[New-bugs-announce] [issue42738] subprocess: don't close all file descriptors by default (close_fds=False)

STINNER Victor report at bugs.python.org
Fri Dec 25 06:53:03 EST 2020

New submission from STINNER Victor <vstinner at python.org>:

To make subprocess faster, I propose to no longer close all file descriptors by default in subprocess: change Popen close_fds parameter default to False (close_fds=False).

Using close_fds=False, subprocess can use posix_spawn() which is safer and faster than fork+exec. For example, on Linux, the glibc implements it as a function using vfork which is faster than fork if the parent allocated a lot of memory. On macOS, posix_spawn() is even a syscall.

The main drawback is that close_fds=False reopens a security vulnerability if a file descriptor is not marked as non-inheritable. The PEP 446 "Make newly created file descriptors non-inheritable" was implemented in Python 3.4: Python should only create non-inheritable FDs, if it's not the case, Python should be fixed. Sadly, 3rd party Python modules may not implement the PEP 446. In this case, close_fds=True should be used explicitly, or these modules should be fixed. os.set_inheritable() can be used to make FDs as non-inheritable.

close_fds=True has a cost on subprocess performance. When the maximum number of file descriptors is larger than 10,000 and Python has no way to list open file descriptors, calling close(fd) once per file descriptor can take several milliseconds. When I wrote the PEP 446 (in 2013), on a FreeBSD buildbot with MAXFD=655,000, closing all FDs took 300 ms (see bpo-11284 "slow close file descriptors").

FreeBSD has been fixed recently by using closefrom() function which makes _posixsubprocess and os.closerange() faster.

In 2020, my Red Hat colleagues still report the issue in Linux containers using... Python 2.7, since Python 2.7 subprocess also close all file descriptors in a loop (there was no code to list open file descriptors). The problem still exists in Python 3 if subprocess cannot open /proc/self/fd/ directory, when /proc pseudo filesystem is not mounted (or if the access is blocked, ex: by a sandbox). The problem is that some containers are created a very high limit for the maximum number of FDs: os.sysconf("SC_OPEN_MAX") returns 1,048,576. Calling close() more than 1 million of times is slow...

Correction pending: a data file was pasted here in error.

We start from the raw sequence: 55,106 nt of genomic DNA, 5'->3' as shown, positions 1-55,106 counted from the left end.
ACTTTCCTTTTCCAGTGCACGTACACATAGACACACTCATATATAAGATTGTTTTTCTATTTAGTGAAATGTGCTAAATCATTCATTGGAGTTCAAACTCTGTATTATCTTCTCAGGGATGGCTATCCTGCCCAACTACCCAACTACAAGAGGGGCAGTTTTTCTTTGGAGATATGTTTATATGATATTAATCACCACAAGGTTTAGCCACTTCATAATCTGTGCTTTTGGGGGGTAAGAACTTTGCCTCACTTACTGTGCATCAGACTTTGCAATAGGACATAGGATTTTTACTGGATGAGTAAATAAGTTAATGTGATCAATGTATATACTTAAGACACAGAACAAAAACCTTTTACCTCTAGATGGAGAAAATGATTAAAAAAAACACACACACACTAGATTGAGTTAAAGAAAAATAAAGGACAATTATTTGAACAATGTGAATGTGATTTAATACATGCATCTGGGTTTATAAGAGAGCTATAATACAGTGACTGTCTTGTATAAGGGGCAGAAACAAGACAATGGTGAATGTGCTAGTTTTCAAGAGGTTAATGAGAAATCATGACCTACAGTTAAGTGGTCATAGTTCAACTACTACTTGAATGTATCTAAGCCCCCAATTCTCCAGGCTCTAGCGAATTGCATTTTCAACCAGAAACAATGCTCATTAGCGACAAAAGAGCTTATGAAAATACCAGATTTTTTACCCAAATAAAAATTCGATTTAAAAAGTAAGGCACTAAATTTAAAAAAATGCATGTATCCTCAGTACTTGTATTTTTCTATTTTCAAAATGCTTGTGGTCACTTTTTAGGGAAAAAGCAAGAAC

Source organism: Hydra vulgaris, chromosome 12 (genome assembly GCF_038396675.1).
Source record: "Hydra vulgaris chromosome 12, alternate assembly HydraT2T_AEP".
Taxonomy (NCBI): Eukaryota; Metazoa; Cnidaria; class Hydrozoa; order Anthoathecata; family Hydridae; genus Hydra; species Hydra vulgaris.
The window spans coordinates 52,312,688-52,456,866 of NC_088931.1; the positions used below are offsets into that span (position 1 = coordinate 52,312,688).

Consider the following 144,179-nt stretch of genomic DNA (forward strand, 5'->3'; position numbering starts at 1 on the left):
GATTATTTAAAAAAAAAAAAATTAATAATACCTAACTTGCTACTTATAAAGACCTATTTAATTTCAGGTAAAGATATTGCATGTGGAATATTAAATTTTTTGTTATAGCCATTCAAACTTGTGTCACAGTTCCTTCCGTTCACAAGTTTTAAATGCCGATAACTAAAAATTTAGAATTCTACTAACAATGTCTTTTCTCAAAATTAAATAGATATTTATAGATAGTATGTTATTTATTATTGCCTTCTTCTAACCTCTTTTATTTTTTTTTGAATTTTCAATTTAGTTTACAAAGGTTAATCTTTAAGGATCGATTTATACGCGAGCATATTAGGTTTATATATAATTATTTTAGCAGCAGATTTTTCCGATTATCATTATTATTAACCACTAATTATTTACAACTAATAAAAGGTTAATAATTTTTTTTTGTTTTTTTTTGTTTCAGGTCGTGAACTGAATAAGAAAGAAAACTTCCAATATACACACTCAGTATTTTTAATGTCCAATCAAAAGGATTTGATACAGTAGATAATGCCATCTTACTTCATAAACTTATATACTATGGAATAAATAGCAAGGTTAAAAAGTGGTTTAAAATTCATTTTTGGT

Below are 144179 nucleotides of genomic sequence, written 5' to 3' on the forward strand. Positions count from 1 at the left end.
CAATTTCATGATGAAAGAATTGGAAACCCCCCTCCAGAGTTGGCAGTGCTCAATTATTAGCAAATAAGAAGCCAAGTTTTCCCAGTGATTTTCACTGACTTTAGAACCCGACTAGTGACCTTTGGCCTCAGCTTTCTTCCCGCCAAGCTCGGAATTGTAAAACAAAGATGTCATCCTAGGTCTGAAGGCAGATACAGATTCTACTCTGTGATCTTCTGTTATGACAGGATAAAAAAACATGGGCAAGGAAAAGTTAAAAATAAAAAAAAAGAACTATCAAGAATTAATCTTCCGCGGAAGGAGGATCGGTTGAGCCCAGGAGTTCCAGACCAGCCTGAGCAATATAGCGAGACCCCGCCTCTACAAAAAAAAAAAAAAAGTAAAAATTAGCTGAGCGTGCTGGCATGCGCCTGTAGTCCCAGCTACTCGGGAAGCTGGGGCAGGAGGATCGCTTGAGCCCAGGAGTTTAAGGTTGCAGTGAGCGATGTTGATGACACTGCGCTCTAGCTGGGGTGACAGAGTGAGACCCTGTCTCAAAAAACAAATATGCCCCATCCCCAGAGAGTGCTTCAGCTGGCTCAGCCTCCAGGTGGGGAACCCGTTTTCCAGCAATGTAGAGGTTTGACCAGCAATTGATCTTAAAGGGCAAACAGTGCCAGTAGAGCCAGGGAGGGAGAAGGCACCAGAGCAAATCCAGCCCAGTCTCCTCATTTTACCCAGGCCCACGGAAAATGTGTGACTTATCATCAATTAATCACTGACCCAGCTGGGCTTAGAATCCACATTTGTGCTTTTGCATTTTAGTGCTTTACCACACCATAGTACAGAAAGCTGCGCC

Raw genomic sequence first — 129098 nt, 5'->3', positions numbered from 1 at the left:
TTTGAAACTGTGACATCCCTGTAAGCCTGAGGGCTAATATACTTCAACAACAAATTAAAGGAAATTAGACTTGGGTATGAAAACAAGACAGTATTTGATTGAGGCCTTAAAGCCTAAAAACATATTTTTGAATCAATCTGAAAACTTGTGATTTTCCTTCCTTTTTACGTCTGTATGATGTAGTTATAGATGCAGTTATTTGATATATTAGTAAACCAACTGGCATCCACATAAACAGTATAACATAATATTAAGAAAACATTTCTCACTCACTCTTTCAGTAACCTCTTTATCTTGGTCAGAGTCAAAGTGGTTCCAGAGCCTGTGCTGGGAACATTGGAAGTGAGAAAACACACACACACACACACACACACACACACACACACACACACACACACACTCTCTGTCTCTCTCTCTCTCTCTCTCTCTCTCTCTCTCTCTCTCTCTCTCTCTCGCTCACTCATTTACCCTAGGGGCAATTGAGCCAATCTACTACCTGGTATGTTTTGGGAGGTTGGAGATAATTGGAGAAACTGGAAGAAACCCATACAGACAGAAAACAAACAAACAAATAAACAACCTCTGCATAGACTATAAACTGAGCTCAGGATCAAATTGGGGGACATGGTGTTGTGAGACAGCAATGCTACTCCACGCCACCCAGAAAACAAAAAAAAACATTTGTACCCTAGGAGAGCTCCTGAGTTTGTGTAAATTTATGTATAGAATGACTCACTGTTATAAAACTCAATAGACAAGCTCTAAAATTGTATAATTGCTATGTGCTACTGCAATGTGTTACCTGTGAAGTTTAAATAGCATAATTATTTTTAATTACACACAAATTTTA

See also related issue bpo-38435 "Start the deprecation cycle for subprocess preexec_fn".


Notes about close_fds=True.

Python 3.9 can now use closefrom() function on FreeBSD: bpo-38061.

Linux 5.10 has a new closerange() syscall: https://lwn.net/Articles/789023/

Linux 5.11 (not released yet) will add a new CLOSE_RANGE_CLOEXEC flag to close_range(): https://lwn.net/Articles/837816/


History of the close_fds parameter default value.

In Python 2.7, subprocess didn't close all file descriptors by default: close_fds=False by default.

Dec 4, 2010: In Python 3.2 (bpo-7213, bpo-2320), subprocess.Popen started to emit a deprecating warning when close_fds was not specified explicitly (commit d23047b62c6f885def9020bd9b304110f9b9c52d):

+        if close_fds is None:
+            # Notification for http://bugs.python.org/issue7213 & issue2320
+            warnings.warn(
+                    'The close_fds parameter was not specified.  Its default'
+                    ' will change from False to True in a future Python'
+                    ' version.  Most users should set it to True.  Please'
+                    ' update your code explicitly set close_fds.',
+                    DeprecationWarning)

Dec 13 2010, bpo-7213: close_fds default value was changed to True on non-Windows platforms, and False on Windows (commit f5604853889bfbbf84b48311c63c0e775dff38cc). The implementation was adjusted in bpo-6559 (commit 8edd99d0852c45f70b6abc851e6b326d4250cd33) to use a new _PLATFORM_DEFAULT_CLOSE_FDS singleton object.

See issues:

* bpo-2320: Race condition in subprocess using stdin
* bpo-6559: add pass_fds paramter to subprocess.Popen()
* bpo-7213: subprocess leaks open file descriptors between Popen instances causing hangs


On Windows, there is also the question of handles (HANDLE type). Python 3.7 added the support for the PROC_THREAD_ATTRIBUTE_HANDLE_LIST in subprocess.STARTUPINFO: lpAttributeList['handle_list'] parameter. Hopefully, Windows has a way better default than Unix: all handles are created as non-inheritable by default, so these is no need to explicitly close them.

components: Library (Lib)
messages: 383739
nosy: gregory.p.smith, vstinner
priority: normal
severity: normal
status: open
title: subprocess: don't close all file descriptors by default (close_fds=False)
versions: Python 3.10

Python tracker <report at bugs.python.org>

More information about the New-bugs-announce mailing list